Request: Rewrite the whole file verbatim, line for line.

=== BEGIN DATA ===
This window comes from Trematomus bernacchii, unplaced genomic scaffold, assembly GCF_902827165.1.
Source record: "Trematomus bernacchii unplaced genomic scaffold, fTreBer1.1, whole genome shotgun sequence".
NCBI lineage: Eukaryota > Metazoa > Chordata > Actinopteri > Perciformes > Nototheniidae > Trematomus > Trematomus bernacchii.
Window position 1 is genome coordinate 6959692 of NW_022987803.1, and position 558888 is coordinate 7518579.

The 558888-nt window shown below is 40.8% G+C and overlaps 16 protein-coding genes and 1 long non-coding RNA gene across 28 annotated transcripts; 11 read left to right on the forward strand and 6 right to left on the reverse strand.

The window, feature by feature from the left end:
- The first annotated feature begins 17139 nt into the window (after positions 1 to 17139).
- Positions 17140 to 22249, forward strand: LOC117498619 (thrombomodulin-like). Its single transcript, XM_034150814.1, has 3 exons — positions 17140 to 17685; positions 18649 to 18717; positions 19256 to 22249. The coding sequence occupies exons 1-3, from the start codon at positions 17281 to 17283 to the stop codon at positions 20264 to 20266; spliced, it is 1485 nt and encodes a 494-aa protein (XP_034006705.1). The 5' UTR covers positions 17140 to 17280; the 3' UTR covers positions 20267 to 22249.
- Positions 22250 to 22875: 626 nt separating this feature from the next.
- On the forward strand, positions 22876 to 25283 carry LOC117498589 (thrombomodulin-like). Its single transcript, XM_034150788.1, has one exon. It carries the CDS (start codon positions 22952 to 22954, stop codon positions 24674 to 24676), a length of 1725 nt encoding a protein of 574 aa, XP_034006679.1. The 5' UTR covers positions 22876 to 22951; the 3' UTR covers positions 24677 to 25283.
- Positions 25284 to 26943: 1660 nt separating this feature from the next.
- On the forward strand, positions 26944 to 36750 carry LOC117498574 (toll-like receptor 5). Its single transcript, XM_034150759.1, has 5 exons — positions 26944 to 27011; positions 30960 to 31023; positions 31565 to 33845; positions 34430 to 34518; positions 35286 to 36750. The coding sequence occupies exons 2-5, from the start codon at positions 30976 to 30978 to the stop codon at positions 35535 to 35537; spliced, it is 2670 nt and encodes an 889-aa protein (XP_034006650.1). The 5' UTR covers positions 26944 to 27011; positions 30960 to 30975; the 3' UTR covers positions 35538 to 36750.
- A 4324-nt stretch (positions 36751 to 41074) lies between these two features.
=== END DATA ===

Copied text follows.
This window comes from Trematomus bernacchii, unplaced genomic scaffold, assembly GCF_902827165.1.
Source record: "Trematomus bernacchii unplaced genomic scaffold, fTreBer1.1, whole genome shotgun sequence".
NCBI lineage: Eukaryota > Metazoa > Chordata > Actinopteri > Perciformes > Nototheniidae > Trematomus > Trematomus bernacchii.
Window position 1 is genome coordinate 6959692 of NW_022987803.1, and position 558888 is coordinate 7518579.

The 558888-nt window shown below is 40.8% G+C and overlaps 16 protein-coding genes and 1 long non-coding RNA gene across 28 annotated transcripts; 11 read left to right on the forward strand and 6 right to left on the reverse strand.

The window, feature by feature from the left end:
- The first annotated feature begins 17139 nt into the window (after positions 1 to 17139).
- Positions 17140 to 22249, forward strand: LOC117498619 (thrombomodulin-like). Its single transcript, XM_034150814.1, has 3 exons — positions 17140 to 17685; positions 18649 to 18717; positions 19256 to 22249. The coding sequence occupies exons 1-3, from the start codon at positions 17281 to 17283 to the stop codon at positions 20264 to 20266; spliced, it is 1485 nt and encodes a 494-aa protein (XP_034006705.1). The 5' UTR covers positions 17140 to 17280; the 3' UTR covers positions 20267 to 22249.
- Positions 22250 to 22875: 626 nt separating this feature from the next.
- On the forward strand, positions 22876 to 25283 carry LOC117498589 (thrombomodulin-like). Its single transcript, XM_034150788.1, has one exon. It carries the CDS (start codon positions 22952 to 22954, stop codon positions 24674 to 24676), a length of 1725 nt encoding a protein of 574 aa, XP_034006679.1. The 5' UTR covers positions 22876 to 22951; the 3' UTR covers positions 24677 to 25283.
- Positions 25284 to 26943: 1660 nt separating this feature from the next.
- On the forward strand, positions 26944 to 36750 carry LOC117498574 (toll-like receptor 5). Its single transcript, XM_034150759.1, has 5 exons — positions 26944 to 27011; positions 30960 to 31023; positions 31565 to 33845; positions 34430 to 34518; positions 35286 to 36750. The coding sequence occupies exons 2-5, from the start codon at positions 30976 to 30978 to the stop codon at positions 35535 to 35537; spliced, it is 2670 nt and encodes an 889-aa protein (XP_034006650.1). The 5' UTR covers positions 26944 to 27011; positions 30960 to 30975; the 3' UTR covers positions 35538 to 36750.
- A 4324-nt stretch (positions 36751 to 41074) lies between these two features.